Now before we dismiss this idea all together, there is some history between the two parties. Red Bull used Ferrari engines for a single season in 2006 to coincide with V8 engines being made mandatory for that season, the team finished 7th in the Constructors Championship that year, although the team were yet to be the dominant force they were in the years following. Red Bull were obligated to use Ferrari power in 2007, however, they announced at the start of the season that they would be taking on Renault Power and moving their contract with Ferrari over to Toro Rosso, who would use Ferrari Engines until 2013, and once more for a solitary season in 2016.
Hear me out on this, when it was announced Honda would be supplying the Power Units for Red Bull for 2019, it was a huge risk for both teams, with many people questioning Red Bulls decision as up until then Honda had a very forgettable reunion with McLaren between 2015-2017 which saw some of the worst on track performances from McLaren in its history with an underperforming Honda Power Unit, Red Bull took the risk and ultimately it did pay off for them, recording numerous wins and podiums. Ferrari's power unit is in a similar state, its underperforming and has become the meme of F1 due to its lack of power. But to those who have watched F1 for a long time, they know Ferrari's pedigree when it comes to engines and I have no doubt the Ferrari engine will improve dramatically over the coming seasons, and if Red Bull could get in there now and reap the benefits in the future, it could be exactly what they need to be a real force again in F1.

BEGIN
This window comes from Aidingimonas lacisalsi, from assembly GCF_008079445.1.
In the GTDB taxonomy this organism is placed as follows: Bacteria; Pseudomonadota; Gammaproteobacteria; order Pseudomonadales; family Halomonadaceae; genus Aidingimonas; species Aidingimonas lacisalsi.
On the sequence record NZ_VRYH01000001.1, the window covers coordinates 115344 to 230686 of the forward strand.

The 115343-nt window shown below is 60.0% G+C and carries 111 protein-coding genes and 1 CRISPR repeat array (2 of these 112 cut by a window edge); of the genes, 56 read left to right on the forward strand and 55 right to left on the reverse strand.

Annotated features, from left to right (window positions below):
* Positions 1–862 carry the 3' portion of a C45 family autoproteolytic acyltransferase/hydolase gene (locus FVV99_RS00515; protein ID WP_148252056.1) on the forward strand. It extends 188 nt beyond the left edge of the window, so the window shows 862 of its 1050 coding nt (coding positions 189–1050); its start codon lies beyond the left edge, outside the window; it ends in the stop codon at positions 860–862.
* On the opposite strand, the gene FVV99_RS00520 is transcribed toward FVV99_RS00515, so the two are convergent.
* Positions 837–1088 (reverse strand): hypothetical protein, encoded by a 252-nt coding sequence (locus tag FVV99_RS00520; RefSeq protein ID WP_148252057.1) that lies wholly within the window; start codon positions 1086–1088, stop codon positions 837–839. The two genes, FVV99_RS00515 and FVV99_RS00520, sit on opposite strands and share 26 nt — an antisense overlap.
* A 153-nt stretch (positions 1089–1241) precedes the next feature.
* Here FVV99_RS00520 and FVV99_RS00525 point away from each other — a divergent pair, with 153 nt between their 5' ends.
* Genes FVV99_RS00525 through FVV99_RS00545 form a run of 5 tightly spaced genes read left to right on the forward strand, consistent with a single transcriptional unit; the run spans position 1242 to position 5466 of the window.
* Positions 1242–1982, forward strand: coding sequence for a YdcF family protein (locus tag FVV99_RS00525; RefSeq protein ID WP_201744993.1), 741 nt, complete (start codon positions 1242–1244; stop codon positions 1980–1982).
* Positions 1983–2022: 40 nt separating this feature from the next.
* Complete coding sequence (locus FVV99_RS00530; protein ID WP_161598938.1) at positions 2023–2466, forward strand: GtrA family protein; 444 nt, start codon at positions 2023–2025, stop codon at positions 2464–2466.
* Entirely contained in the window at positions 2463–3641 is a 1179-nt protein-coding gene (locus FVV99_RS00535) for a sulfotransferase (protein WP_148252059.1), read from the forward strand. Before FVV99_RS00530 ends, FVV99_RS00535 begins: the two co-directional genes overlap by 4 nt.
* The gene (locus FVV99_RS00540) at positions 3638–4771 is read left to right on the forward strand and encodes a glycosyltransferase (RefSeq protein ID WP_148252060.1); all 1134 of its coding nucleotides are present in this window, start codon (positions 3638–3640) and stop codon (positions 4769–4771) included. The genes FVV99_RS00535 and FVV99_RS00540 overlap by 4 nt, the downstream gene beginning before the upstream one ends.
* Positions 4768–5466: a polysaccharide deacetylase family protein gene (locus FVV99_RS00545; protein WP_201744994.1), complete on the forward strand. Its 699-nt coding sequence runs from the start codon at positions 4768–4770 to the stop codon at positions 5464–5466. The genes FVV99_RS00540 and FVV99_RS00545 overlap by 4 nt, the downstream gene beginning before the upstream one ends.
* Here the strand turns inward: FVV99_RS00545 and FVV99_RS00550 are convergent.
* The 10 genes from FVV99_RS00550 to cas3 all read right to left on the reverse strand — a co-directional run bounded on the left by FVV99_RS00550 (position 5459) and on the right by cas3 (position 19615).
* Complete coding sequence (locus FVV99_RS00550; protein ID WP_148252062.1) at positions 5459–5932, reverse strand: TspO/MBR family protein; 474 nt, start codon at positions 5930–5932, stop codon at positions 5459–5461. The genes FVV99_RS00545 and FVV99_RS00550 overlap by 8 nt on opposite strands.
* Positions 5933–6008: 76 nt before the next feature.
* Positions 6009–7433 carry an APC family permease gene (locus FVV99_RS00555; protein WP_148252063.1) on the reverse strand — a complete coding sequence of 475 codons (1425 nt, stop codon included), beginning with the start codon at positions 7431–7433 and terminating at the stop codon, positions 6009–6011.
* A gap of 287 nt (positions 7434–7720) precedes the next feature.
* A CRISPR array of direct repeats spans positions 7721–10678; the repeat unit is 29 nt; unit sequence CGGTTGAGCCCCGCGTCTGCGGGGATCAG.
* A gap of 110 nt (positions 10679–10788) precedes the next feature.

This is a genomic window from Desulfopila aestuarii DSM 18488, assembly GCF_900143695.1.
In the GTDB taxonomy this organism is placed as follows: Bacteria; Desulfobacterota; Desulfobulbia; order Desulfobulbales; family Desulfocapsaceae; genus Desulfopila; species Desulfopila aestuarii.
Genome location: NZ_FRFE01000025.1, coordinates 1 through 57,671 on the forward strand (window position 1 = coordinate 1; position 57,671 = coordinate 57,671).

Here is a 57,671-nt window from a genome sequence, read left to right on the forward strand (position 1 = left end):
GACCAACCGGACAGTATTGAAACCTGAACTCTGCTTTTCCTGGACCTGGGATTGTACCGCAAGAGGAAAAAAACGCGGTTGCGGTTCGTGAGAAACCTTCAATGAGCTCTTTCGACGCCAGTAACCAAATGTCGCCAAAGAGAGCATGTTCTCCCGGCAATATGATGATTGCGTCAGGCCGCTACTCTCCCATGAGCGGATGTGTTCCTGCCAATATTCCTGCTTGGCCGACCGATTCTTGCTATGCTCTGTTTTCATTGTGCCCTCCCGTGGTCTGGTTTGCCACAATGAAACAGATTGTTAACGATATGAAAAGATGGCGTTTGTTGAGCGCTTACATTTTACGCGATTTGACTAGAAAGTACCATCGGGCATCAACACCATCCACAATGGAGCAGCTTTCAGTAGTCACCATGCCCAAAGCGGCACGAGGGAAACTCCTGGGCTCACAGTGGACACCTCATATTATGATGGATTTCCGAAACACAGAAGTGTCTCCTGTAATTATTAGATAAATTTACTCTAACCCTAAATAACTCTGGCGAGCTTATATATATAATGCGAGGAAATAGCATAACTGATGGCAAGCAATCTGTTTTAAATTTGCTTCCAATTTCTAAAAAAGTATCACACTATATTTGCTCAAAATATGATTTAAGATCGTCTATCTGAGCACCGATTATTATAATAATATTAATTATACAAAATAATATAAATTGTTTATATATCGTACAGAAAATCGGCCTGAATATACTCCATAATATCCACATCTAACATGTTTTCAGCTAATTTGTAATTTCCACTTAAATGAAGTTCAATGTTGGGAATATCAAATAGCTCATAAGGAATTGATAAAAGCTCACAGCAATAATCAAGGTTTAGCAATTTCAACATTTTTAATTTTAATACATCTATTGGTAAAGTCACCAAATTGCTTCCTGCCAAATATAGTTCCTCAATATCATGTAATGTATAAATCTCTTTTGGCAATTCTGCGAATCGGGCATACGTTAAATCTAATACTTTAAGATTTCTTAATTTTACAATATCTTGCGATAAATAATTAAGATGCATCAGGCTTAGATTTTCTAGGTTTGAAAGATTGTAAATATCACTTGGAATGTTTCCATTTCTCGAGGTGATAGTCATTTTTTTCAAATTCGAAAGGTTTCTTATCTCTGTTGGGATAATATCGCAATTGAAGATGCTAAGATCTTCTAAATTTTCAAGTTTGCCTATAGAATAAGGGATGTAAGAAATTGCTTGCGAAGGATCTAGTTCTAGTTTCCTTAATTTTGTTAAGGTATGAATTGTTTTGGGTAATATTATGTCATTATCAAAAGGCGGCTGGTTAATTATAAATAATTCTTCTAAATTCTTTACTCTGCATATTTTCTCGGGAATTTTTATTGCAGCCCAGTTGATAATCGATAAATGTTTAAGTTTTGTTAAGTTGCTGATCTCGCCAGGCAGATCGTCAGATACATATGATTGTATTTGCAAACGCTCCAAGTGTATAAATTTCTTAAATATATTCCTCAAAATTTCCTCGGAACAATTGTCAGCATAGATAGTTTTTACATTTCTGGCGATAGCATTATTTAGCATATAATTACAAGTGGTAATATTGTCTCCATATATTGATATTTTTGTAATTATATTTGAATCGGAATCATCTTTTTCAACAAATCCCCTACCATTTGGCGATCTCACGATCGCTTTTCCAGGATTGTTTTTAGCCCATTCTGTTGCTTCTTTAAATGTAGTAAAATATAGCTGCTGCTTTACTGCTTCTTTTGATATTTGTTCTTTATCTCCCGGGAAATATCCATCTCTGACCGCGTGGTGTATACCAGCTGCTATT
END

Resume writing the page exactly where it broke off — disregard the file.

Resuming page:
Another very unlikely option, since Formula 1 have only managed to entice one more engine manufacturer since 2014; Honda, and now they are leaving. Could the appeal of having an engine in the back of one of the most well known and most competitive teams be enough to entice new Manufacturers into F1? Red Bull, in an ideal world would love another Engine Supplier where they are effectively the factory team and are the main focus of the Manufacturer, but where could that come from? A shot in the dark, Toyota perhaps? They do have plenty of experience with hybrid engines. The V6 Turbo-Hybrid engines are notoriously complicated to make and would cost any potential Manufacturer millions of pounds in R&D amongst other things, hence why we haven't exactly seen Manufacturers lining up to become an engine supplier in F1. One can dream though...